How might the era in which different historians were writing have affected their views on certain things?
This question is fundamental to historiography, which is, in one limited sense, the history of how history has been written. To use American history as an example, during the early part of the twentieth century (and really until the Second World War) many intellectuals were struck by the growing economic inequality in the United States. Influenced by Marx and other theorists, the history they wrote tended to emphasize the role of elites in exerting control over the United States has a whole. One of the most famous of these historians, known as the Progressive School, was Charles Beard, whose book An Economic Interpretation of the Constitution of the United States argued that the framers of the Constitution were motivated more by economic motives (i.e. maintaining their wealth and status) than by ideas or convictions about liberties. Beard wrote many other books along similar lines with his wife, Mary. Similarly, Carl Becker argued that the American Revolution was as much a struggle over "who would rule at home" as it was about "home rule." This is only one example of how historians are influenced by the times in which they write. There are many others.
The advent of the Cold War was the context for what has become known as "Neo-Whig" history, which placed an emphasis on ideas, and the turmoil of the 1960s, for example, gave rise to the New Left historians, who became more interested in writing "history from below" than in studying traditional political and diplomatic history. Similarly, the now-classic cultural formulations of "race, class, and gender" studied by almost all historians are related to modern social concerns, as is the emerging field of environmental history.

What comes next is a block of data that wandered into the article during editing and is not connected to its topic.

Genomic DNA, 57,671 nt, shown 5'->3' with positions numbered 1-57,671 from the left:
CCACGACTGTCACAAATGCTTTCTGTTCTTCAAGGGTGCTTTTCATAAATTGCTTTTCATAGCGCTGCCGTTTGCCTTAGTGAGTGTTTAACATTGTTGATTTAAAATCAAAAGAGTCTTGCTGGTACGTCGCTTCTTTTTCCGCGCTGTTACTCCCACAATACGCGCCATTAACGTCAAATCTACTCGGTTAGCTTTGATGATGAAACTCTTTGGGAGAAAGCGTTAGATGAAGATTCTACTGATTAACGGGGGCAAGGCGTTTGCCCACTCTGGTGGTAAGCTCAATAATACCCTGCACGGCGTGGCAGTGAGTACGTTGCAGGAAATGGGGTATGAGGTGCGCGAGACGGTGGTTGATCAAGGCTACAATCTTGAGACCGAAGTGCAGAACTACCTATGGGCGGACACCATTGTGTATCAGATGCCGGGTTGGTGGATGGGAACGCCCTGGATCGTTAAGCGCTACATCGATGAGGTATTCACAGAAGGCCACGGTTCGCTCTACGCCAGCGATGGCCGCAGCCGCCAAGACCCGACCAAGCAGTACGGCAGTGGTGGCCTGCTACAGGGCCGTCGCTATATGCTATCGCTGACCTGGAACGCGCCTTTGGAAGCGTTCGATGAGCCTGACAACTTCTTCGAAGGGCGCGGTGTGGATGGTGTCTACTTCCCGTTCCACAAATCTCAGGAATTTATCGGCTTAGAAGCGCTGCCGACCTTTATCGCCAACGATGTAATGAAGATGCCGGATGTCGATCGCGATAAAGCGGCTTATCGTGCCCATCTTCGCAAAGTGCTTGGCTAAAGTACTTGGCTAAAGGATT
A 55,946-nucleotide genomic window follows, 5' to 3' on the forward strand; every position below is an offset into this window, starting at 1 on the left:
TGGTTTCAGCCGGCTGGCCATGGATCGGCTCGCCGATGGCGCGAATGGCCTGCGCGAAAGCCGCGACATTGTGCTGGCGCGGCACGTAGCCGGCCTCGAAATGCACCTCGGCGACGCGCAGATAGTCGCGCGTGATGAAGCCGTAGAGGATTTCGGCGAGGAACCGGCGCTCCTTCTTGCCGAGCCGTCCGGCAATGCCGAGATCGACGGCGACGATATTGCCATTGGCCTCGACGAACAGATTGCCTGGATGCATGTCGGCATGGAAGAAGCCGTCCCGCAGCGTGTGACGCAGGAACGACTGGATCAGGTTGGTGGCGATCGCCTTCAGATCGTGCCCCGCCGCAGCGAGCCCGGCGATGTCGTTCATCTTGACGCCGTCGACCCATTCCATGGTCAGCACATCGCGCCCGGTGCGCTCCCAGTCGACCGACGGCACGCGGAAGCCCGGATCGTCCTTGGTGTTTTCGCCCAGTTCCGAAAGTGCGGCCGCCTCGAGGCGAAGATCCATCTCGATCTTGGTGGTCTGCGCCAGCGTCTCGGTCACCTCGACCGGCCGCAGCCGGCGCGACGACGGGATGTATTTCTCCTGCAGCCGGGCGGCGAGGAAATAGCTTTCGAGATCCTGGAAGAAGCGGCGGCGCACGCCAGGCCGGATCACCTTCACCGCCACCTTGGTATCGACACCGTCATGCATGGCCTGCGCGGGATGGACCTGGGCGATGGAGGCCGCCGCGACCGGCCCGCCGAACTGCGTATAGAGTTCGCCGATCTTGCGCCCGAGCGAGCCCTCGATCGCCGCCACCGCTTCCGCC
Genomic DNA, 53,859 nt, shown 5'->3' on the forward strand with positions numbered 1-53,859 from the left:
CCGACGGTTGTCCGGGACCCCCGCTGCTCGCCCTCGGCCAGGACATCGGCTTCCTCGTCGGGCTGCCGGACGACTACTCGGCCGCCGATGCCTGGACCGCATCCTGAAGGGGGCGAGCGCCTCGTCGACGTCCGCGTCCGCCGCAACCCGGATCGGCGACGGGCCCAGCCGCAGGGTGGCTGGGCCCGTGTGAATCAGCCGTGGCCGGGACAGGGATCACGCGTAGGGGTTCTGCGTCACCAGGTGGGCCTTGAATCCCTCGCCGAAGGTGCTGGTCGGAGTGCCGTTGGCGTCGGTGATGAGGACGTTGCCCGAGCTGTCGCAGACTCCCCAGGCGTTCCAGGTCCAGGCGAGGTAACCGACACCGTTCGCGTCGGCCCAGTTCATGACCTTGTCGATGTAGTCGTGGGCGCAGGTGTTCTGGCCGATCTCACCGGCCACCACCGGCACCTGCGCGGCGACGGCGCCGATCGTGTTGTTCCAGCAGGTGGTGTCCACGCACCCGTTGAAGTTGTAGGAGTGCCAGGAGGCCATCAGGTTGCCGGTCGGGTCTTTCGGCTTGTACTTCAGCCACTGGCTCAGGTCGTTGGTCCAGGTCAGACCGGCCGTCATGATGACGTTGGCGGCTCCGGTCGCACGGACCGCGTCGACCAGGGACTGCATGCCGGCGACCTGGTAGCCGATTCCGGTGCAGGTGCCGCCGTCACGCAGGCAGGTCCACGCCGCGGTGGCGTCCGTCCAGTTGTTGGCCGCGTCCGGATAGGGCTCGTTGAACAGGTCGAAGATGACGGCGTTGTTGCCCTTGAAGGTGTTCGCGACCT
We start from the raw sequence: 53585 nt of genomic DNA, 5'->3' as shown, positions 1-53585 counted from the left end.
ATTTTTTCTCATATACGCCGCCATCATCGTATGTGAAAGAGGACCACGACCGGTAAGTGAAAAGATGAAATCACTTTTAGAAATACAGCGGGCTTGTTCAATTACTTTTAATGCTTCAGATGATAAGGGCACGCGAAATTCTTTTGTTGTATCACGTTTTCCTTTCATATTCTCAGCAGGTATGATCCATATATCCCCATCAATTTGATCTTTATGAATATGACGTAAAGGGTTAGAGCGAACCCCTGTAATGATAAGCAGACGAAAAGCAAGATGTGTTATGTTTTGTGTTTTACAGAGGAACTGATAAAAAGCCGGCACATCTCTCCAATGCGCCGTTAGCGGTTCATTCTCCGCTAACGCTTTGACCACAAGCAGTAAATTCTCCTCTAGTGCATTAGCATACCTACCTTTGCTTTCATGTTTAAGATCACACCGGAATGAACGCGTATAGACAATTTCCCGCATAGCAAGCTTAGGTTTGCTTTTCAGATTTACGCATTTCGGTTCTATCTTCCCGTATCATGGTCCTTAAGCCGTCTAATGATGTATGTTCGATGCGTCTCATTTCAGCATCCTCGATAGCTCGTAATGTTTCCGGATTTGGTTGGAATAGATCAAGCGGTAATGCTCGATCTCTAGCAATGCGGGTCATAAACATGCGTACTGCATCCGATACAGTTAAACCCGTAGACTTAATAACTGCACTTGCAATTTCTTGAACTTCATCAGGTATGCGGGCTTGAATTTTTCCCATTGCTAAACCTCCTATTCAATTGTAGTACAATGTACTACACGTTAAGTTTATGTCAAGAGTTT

Historians can also be influenced by other factors. It was not just the social concerns of the era that unleashed a flood of "history from below" in the 1960s and 1970s. It was also the advent of the computer, which enabled historians to collate and make sense of vast amounts of demographic data and non-traditional sources that could shed light on the behavior of non-elites. Additionally, advances in other fields, such as anthropology and sociology have led to new ways of thinking about history. To quote historian Bernard Bailyn, writing about the emergence of the "Atlantic World" as a category for historical analysis, developments in the field of history has often involves a process in which "the external, public orientations of historians' thought" have "merged with the internal propulsions of scholarship, the inner logic of historical inquiry." This dynamic has always been fundamental to the development of the discipline.
Source: Bernard Bailyn, Atlantic History: Concepts and Contours (Cambridge, Mass: Harvard University Press, 2005)29-30.